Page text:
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Preview: Susan Mernit's Blog

Susan Mernit's Blog

Social media, local news & community, social media for social change, product development, starting an Oakland news & community hub, feminism, product development, permaculture.

Last Build Date: Sat, 01 Apr 2017 00:00:00 PDT

Copyright: Copyright 2012

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Managing anxiety by doing what I avoid

Thu, 23 Aug 2012 17:03:26 -0800

One of the habits I have I dislike the most is that I will fixate on something I don't want to do and just don't do it.  It could be something I should do, and would benefit by doing, but it becomes the little hard nut of neurotic worry that I don't do. And it festers.

But one of the habits I have that I like about myself is when this little hard festering nut of worry gets acute enough, I have a change of heart. I decide the only way to make myself feel better is to attack and finish and resolve this issue that I have been avoiding and make it go away through working on it.

I've just spent 2.5 hours on one of those little hard nuts, one that has been driving me crazy for the past 4 months, much to my shame.  Only--in just 2.5 hours--I fixed it.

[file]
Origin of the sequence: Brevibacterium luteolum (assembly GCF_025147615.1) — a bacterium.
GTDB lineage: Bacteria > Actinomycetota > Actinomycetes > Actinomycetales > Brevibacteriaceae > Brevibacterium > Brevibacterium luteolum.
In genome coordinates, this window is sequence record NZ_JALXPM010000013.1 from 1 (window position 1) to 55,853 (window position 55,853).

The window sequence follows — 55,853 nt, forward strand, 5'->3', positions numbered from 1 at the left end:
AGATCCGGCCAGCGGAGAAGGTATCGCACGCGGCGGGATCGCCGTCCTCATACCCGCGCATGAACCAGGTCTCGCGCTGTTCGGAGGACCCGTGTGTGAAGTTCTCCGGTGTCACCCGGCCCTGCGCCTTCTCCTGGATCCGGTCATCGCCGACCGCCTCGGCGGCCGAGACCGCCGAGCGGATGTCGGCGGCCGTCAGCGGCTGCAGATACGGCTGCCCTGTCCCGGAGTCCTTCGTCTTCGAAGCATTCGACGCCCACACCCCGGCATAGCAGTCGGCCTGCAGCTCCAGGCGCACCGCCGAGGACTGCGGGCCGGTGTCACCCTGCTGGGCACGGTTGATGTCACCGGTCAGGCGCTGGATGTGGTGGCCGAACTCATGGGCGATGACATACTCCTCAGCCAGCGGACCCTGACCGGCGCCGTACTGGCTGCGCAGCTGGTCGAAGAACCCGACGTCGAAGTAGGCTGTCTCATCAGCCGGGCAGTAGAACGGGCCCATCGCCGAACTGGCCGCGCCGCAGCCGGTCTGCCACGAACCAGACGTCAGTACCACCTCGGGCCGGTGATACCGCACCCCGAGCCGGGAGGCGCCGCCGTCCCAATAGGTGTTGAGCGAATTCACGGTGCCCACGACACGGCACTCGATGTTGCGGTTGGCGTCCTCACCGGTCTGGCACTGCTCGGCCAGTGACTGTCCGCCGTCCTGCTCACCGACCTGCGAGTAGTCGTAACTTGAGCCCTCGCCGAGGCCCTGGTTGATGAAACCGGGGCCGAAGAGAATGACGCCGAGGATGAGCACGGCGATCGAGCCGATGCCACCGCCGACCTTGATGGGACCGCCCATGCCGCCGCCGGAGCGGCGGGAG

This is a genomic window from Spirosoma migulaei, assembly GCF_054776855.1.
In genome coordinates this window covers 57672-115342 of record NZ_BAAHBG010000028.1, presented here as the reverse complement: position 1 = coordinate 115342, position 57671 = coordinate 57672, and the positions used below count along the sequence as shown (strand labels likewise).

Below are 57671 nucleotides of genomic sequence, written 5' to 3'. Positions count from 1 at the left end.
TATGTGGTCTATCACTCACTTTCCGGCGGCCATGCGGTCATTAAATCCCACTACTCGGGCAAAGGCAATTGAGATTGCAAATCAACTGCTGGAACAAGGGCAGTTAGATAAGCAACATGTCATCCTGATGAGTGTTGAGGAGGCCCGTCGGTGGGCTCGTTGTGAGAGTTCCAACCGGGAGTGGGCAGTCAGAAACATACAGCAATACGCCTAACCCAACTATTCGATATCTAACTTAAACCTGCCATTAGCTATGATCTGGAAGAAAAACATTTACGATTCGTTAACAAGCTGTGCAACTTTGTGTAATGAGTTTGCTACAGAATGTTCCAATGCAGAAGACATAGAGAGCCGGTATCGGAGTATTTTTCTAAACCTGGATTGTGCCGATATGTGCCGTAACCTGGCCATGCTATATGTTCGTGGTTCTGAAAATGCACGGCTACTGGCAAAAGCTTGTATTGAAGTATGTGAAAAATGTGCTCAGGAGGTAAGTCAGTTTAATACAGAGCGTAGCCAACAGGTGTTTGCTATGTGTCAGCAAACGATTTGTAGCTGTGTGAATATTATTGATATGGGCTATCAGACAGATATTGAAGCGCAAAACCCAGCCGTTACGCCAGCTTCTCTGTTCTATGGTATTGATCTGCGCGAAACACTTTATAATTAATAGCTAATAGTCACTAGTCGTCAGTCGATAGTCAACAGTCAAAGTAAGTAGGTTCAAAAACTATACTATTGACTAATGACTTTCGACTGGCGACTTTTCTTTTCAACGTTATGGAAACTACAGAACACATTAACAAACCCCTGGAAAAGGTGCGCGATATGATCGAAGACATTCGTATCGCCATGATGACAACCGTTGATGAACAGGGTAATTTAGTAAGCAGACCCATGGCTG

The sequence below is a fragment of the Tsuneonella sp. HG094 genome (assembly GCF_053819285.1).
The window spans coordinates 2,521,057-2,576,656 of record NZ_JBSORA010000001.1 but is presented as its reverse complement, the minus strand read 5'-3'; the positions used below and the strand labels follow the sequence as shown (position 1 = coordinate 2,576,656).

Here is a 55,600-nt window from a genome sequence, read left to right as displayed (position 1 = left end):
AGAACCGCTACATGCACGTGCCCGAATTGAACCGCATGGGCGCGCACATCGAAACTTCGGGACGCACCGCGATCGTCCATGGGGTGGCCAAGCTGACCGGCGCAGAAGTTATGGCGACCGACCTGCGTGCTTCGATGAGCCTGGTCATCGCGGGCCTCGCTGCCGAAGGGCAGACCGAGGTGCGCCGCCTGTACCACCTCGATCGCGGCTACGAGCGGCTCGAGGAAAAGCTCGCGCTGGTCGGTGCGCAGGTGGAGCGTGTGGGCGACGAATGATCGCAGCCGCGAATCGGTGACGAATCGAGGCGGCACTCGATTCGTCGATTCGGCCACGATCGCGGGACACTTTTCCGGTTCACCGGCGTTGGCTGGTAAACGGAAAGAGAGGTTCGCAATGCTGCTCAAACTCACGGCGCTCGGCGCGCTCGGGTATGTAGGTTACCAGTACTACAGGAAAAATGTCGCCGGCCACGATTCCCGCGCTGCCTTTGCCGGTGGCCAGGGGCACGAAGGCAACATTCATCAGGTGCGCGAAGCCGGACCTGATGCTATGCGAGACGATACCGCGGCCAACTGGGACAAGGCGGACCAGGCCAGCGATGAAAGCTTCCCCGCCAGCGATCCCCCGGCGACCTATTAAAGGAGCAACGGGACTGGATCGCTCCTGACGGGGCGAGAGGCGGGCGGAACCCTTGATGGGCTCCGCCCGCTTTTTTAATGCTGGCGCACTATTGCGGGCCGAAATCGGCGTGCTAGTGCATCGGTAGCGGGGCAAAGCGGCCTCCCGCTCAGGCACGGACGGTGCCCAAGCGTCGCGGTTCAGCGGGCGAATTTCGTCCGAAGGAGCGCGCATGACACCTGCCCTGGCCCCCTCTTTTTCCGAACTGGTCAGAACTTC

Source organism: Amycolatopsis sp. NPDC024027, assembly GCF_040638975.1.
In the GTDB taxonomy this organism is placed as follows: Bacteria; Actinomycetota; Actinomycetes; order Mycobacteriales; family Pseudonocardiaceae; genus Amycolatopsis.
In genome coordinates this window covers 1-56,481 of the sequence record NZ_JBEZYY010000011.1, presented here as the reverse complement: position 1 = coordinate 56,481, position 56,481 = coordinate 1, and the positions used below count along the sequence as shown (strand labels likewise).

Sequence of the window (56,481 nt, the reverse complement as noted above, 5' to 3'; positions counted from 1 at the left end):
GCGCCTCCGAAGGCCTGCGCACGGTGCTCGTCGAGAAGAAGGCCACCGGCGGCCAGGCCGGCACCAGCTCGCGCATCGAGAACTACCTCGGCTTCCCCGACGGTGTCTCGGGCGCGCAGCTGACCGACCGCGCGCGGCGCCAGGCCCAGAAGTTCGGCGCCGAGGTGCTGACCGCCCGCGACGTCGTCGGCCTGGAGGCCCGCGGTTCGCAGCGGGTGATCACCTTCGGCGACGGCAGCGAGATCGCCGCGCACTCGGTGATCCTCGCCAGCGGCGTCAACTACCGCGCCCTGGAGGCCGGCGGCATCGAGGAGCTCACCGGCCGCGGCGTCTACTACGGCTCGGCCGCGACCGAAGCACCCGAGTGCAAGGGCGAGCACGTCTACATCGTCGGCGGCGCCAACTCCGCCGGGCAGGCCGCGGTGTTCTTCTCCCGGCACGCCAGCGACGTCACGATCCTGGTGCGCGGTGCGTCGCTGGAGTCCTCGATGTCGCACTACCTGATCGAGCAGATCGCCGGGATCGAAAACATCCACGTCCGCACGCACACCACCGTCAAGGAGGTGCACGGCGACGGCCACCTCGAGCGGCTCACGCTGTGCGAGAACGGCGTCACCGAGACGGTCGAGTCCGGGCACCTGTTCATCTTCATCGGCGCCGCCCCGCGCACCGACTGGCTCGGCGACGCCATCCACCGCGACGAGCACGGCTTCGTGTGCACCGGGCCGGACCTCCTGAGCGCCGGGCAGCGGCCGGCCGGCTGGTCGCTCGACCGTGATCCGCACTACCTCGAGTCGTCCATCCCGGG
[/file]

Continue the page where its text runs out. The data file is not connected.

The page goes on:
I timed it so I could show myself that this chore I've avoided for weeks didn't take any time at all once I decided to do just it.

And that is the lesson I want to remember--not only to jump on things I need to do, but to realize that worry can take much more time than  taking action.

Code for Oakland: "Most diverse hackathon ever"

Thu, 09 Aug 2012 16:40:12 -0800

As one of the founders of Code for Oakland, and a member of the committee that planned the event that just happened on July 21st, seeing posts like this: “Code For Oakland: The Most Diverse Hackathon Ever” | Mitchell Kapor Foundation Weblog  make me happy beyond measure and this one: Code For Oakland: The Most Diverse Hackathon Ever - Forbes
I moved to Oakland in 2008, after a short start-up stint in Boulder and many years in Silicon Valley, and immediately started to wonder where the tech community was, how we could build more tech community and why a city like Oakland with good infrastructure and cheap commercial real estate didn’t have more of a start-up scene.